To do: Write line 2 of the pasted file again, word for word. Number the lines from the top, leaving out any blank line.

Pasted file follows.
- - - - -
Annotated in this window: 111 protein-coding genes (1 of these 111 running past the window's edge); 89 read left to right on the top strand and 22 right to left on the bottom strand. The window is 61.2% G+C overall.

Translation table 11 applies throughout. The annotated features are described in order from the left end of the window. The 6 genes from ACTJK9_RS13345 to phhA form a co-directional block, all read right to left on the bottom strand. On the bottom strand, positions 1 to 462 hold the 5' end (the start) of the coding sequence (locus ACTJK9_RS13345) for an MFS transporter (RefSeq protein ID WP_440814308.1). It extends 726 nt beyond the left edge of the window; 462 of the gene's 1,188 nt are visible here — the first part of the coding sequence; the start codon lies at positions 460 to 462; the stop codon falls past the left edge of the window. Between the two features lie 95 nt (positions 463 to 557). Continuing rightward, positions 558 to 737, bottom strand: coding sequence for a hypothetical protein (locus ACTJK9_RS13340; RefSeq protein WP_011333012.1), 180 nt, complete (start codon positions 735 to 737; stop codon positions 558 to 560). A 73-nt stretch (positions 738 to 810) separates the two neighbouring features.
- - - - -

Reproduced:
Translation table 11 applies throughout. The annotated features are described in order from the left end of the window. The 6 genes from ACTJK9_RS13345 to phhA form a co-directional block, all read right to left on the bottom strand. On the bottom strand, positions 1 to 462 hold the 5' end (the start) of the coding sequence (locus ACTJK9_RS13345) for an MFS transporter (RefSeq protein ID WP_440814308.1). It extends 726 nt beyond the left edge of the window; 462 of the gene's 1,188 nt are visible here — the first part of the coding sequence; the start codon lies at positions 460 to 462; the stop codon falls past the left edge of the window. Between the two features lie 95 nt (positions 463 to 557). Continuing rightward, positions 558 to 737, bottom strand: coding sequence for a hypothetical protein (locus ACTJK9_RS13340; RefSeq protein WP_011333012.1), 180 nt, complete (start codon positions 735 to 737; stop codon positions 558 to 560). A 73-nt stretch (positions 738 to 810) separates the two neighbouring features.